Amazing fall photo that my mom took!

My goal going into the race was to keep an even 6:45/mile pace, essentially practicing and gaining confidence to hopefully keep that pace for the full marathon in California. I debated on wearing headphones for this because the full marathon distance can get so lonely at this smaller race. Thankfully I decided against it because the 26k was anything but lonely! 

After only a few miles mostly solo, I was running through the half marathoners and had their company (and a ton of people weaving - mixed feelings on that!) for the rest of the race. I do enjoy running with other people and it was nice cheering each other along! 

Splits that were a lot more even on paper than they actually felt! 

As we hit the rolling hills portion of the race, Coach Pooley told me to run up at a 7.5 effort and then speed up to a 9.5 on the way down. That worked beautifully and this was the first time ever that I didn't walk or really even struggle on those hills! Lets hope that translates to stronger hill legs for the upcoming marathon - and maybe I can come back next year and kill the hills running the Blue Ox full marathon instead :) 

The Psalm I thought of throughout this race (and in the course of life in general): Be strong and take heart, all you who hope in the Lord. Psalm 31:24. There is no use in shrinking back and being intimidated by hard things to come. Face them head on, with the strength, courage and hope that comes from only our Lord Jesus Christ.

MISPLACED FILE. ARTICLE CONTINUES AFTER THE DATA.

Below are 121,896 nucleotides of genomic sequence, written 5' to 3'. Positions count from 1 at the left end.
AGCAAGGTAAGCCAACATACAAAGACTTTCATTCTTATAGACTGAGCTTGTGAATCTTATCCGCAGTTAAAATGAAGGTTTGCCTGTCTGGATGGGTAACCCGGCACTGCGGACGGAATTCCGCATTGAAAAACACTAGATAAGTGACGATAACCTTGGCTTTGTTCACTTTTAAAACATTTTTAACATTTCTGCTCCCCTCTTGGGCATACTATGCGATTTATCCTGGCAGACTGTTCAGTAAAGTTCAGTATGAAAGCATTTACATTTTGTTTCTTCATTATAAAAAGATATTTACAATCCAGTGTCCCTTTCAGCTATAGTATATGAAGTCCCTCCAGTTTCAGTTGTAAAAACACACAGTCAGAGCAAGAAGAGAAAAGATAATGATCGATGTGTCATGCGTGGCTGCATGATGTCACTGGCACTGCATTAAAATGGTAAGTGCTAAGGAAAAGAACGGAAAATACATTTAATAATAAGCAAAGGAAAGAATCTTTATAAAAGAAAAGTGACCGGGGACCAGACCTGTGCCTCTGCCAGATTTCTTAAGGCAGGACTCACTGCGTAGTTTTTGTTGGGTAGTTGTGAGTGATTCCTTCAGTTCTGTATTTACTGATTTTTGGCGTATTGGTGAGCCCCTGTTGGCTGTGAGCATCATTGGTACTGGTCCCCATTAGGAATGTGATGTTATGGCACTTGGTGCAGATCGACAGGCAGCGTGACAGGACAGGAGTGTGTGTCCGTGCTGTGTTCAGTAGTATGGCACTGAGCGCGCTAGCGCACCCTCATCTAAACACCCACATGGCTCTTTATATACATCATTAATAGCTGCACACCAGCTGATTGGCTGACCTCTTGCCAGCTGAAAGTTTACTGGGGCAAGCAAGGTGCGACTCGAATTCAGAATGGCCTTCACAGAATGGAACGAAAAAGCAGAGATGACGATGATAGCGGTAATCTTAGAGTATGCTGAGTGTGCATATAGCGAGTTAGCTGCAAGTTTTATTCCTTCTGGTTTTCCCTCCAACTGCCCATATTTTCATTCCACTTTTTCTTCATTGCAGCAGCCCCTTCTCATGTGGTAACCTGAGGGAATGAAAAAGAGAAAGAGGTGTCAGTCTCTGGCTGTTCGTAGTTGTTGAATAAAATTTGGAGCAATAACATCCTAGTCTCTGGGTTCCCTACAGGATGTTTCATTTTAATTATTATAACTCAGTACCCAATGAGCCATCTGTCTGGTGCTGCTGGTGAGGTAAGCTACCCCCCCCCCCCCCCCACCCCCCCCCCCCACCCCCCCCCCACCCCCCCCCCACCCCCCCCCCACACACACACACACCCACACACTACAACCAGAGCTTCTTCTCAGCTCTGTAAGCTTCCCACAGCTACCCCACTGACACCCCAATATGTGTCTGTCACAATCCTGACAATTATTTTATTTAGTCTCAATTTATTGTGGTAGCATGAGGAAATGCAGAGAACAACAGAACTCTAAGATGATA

What we don't see: my left big toenail, deciding it hates me (I didn't even know!)

Almost everything went off without a hitch in this race! There was no need to carry my own hydration this year, as their aid stations were back to normal now after covid. The biggest troubles were trying to weave around half marathoners while running on the side of the highway with traffic and a teeny road shoulder to squeak by on. 

And then stopping a car from pulling out in front of me at the final stoplight, a mile or so out from the finish line! I put my hand up to signal "STOP!!!". In hindsight, good thing the person actually did stop because my legs didn't stop running either. Had it gone the other way, I may have been Blue Ox 26k roadkill... Hopefully volunteers will watch that intersection next time though I do understand that recruiting volunteers is no easy task. 

1:48:13 and an automatic PR - this is likely the only race course I will ever run as a 26k :) I wanted to finish under the 2-hour mark at least and it happened! The pace felt good, hills weren't terrible and I wasn't limping away at the end of this one. And the other thing - I felt like my legs didn't have much power at the Dick Beardsley Half last month and I ended up beating the time I ran there during this 26k effort (1:27:07 at the half). So that's encouraging that the training progress is being made!

After congratulating my fast friend who won the half (and I missed out on celebrating with another friend who won the 10k on Friday!), the family & I headed to find food and the Paul & Babe playground. We couldn't miss out on this perfect park-playing weather! 

Happy 10-Year Anniversary, Bemidji Blue Ox!

6:39 per mile, not 6:29 ;) 

Race Report: Dick Beardsley Half Marathon